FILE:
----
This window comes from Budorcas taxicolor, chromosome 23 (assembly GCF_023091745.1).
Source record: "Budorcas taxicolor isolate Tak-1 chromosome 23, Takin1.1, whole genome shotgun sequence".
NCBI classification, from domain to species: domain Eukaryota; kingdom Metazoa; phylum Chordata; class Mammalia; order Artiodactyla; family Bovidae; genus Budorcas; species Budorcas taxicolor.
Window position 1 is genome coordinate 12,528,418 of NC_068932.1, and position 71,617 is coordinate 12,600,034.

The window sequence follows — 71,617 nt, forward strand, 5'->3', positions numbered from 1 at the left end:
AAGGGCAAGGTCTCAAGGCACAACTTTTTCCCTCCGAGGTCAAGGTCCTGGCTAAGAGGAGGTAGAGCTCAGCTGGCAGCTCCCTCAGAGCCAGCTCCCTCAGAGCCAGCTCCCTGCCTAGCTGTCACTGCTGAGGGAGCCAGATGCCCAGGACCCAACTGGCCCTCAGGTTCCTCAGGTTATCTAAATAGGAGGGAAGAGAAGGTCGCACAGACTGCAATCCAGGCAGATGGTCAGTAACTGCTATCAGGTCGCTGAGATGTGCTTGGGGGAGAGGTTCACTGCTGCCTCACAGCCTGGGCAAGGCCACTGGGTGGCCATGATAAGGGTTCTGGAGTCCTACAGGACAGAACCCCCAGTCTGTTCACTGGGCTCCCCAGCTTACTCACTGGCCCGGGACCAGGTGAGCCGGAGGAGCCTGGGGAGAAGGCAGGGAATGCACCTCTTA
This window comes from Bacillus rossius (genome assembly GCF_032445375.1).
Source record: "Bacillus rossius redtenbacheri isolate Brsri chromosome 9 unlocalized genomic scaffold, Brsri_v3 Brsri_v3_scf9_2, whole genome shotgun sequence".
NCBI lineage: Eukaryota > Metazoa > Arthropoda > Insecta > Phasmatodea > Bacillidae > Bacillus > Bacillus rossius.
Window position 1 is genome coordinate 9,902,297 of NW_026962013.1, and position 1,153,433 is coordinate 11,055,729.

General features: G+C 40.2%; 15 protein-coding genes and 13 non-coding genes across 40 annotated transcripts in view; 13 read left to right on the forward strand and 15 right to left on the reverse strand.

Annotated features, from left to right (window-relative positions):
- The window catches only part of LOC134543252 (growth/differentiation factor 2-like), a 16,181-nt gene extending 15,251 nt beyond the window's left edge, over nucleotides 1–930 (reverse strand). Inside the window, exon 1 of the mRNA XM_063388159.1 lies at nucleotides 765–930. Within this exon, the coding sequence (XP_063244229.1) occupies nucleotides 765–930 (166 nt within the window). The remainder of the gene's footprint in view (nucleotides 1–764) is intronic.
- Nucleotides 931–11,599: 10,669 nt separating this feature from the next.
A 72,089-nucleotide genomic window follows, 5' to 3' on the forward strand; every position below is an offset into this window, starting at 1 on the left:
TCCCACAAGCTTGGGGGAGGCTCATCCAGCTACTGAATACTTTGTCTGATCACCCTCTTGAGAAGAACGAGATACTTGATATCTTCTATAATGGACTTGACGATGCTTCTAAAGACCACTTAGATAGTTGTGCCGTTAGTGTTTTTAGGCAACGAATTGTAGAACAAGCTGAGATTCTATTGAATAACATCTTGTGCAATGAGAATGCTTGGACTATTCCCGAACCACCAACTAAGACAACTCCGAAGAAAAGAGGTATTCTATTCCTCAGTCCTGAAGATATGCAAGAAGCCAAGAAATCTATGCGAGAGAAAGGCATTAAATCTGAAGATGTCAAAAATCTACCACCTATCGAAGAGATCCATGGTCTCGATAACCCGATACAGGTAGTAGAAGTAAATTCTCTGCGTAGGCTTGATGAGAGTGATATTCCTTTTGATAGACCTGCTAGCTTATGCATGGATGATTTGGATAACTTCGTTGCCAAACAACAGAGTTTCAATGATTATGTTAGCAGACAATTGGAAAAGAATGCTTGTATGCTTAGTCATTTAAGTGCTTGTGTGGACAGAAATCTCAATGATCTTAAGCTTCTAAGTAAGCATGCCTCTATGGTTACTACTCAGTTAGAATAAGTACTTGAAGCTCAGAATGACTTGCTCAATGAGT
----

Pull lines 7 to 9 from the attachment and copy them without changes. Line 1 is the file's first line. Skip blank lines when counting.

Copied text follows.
This window comes from Bacillus rossius (genome assembly GCF_032445375.1).
Source record: "Bacillus rossius redtenbacheri isolate Brsri chromosome 9 unlocalized genomic scaffold, Brsri_v3 Brsri_v3_scf9_2, whole genome shotgun sequence".
NCBI lineage: Eukaryota > Metazoa > Arthropoda > Insecta > Phasmatodea > Bacillidae > Bacillus > Bacillus rossius.